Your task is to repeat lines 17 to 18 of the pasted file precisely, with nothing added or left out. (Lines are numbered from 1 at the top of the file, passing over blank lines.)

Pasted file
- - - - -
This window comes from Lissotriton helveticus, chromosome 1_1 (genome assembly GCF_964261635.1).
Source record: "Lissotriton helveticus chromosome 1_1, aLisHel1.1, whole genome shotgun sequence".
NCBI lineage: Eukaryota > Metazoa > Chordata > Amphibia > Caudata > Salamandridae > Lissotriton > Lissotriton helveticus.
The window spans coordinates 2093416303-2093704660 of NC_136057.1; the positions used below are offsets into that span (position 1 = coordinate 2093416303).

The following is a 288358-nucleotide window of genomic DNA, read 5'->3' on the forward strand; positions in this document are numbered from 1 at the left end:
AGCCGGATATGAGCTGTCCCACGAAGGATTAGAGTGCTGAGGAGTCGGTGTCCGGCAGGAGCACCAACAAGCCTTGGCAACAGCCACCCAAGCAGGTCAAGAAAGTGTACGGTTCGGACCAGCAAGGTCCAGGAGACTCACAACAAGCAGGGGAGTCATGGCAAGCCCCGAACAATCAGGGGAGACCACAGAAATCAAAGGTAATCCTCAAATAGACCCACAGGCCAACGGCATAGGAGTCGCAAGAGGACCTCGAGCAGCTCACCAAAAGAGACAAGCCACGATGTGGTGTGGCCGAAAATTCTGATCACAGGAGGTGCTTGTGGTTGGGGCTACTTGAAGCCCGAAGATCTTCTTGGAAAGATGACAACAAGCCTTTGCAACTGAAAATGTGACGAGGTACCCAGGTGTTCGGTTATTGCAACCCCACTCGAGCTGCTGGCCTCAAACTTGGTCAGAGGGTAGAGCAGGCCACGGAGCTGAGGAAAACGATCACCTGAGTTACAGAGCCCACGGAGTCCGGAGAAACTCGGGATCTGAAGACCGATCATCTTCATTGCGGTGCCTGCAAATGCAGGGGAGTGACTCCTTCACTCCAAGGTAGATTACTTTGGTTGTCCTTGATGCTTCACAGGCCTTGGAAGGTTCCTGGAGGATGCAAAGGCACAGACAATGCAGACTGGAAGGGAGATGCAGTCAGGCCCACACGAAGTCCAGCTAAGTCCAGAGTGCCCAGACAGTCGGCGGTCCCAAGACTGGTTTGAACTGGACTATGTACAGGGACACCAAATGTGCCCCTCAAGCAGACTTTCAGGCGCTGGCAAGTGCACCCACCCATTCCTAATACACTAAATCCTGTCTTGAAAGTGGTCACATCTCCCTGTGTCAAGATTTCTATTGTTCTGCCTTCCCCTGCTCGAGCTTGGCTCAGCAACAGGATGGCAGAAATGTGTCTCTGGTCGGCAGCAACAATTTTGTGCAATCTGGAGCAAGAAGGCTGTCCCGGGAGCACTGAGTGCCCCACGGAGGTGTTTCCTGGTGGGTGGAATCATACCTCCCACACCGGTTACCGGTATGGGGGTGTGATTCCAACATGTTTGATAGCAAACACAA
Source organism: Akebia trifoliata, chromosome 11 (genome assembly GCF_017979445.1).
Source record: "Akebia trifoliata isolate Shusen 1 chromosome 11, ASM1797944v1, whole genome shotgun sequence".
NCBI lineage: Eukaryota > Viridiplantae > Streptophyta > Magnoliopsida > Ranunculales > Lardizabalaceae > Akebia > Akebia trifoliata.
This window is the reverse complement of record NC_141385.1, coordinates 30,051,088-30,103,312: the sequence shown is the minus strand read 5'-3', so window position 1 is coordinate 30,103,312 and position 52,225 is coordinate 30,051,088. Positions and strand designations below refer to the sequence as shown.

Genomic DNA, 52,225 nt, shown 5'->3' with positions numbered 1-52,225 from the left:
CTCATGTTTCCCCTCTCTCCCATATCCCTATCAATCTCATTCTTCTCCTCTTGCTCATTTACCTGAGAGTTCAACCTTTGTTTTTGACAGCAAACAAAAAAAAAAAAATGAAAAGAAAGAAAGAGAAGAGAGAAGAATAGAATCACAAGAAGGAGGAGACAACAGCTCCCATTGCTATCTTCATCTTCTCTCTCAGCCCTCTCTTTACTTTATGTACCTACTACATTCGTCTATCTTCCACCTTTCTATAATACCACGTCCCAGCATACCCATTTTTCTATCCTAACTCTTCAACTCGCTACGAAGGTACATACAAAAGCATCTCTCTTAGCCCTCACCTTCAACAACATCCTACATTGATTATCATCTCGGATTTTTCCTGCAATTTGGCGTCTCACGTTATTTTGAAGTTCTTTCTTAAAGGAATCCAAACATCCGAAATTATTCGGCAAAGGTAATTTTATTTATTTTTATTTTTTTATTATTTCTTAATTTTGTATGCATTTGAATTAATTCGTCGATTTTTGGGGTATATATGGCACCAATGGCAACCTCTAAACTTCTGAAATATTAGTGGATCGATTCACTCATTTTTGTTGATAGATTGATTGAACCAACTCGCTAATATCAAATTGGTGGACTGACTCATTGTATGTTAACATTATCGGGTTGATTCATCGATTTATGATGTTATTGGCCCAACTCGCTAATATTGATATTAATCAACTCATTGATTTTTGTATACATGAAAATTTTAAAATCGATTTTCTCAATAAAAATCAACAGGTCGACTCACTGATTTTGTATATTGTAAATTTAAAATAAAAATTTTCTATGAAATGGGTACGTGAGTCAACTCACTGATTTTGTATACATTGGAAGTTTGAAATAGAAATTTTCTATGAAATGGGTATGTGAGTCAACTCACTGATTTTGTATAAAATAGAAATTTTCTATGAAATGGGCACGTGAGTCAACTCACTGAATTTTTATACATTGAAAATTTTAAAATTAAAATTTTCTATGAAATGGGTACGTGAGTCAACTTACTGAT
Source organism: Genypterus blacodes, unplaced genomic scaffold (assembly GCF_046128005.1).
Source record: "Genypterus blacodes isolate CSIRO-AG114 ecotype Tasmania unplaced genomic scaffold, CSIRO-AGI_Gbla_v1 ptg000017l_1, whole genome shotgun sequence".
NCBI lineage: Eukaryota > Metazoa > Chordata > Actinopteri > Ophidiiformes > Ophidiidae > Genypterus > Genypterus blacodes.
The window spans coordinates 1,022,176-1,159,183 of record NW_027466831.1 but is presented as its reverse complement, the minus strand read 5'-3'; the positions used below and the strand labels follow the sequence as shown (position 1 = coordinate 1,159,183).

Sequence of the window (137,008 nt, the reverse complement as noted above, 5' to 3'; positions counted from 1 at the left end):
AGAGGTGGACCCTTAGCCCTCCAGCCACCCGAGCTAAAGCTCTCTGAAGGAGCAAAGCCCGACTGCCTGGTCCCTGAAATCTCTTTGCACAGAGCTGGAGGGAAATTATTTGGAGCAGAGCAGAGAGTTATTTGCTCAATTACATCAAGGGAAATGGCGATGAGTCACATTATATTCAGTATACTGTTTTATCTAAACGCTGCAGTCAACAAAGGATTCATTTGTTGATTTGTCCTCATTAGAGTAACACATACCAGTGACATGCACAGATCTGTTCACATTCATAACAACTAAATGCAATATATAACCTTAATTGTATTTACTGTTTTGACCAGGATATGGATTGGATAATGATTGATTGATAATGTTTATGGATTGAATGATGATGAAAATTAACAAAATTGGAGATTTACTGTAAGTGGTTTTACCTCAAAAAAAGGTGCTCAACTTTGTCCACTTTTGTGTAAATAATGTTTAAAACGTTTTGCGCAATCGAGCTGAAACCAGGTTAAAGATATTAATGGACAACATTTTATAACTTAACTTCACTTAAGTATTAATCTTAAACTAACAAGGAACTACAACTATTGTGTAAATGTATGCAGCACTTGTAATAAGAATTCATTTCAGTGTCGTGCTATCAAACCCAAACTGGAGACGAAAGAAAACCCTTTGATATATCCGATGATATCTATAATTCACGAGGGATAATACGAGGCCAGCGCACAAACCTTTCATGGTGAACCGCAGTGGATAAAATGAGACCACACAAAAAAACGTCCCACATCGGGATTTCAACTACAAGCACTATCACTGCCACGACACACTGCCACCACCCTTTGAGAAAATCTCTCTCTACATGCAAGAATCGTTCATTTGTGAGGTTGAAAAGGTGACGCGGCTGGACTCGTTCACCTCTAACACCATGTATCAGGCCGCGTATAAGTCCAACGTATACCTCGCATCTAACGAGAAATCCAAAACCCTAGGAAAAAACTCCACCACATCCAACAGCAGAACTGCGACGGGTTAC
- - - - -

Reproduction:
Sequence of the window (137,008 nt, the reverse complement as noted above, 5' to 3'; positions counted from 1 at the left end):
AGAGGTGGACCCTTAGCCCTCCAGCCACCCGAGCTAAAGCTCTCTGAAGGAGCAAAGCCCGACTGCCTGGTCCCTGAAATCTCTTTGCACAGAGCTGGAGGGAAATTATTTGGAGCAGAGCAGAGAGTTATTTGCTCAATTACATCAAGGGAAATGGCGATGAGTCACATTATATTCAGTATACTGTTTTATCTAAACGCTGCAGTCAACAAAGGATTCATTTGTTGATTTGTCCTCATTAGAGTAACACATACCAGTGACATGCACAGATCTGTTCACATTCATAACAACTAAATGCAATATATAACCTTAATTGTATTTACTGTTTTGACCAGGATATGGATTGGATAATGATTGATTGATAATGTTTATGGATTGAATGATGATGAAAATTAACAAAATTGGAGATTTACTGTAAGTGGTTTTACCTCAAAAAAAGGTGCTCAACTTTGTCCACTTTTGTGTAAATAATGTTTAAAACGTTTTGCGCAATCGAGCTGAAACCAGGTTAAAGATATTAATGGACAACATTTTATAACTTAACTTCACTTAAGTATTAATCTTAAACTAACAAGGAACTACAACTATTGTGTAAATGTATGCAGCACTTGTAATAAGAATTCATTTCAGTGTCGTGCTATCAAACCCAAACTGGAGACGAAAGAAAACCCTTTGATATATCCGATGATATCTATAATTCACGAGGGATAATACGAGGCCAGCGCACAAACCTTTCATGGTGAACCGCAGTGGATAAAATGAGACCACACAAAAAAACGTCCCACATCGGGATTTCAACTACAAGCACTATCACTGCCACGACACACTGCCACCACCCTTTGAGAAAATCTCTCTCTACATGCAAGAATCGTTCATTTGTGAGGTTGAAAAGGTGACGCGGCTGGACTCGTTCACCTCTAACACCATGTATCAGGCCGCGTATAAGTCCAACGTATACCTCGCATCTAACGAGAAATCCAAAACCCTAGGAAAAAACTCCACCACATCCAACAGCAGAACTGCGACGGGTTAC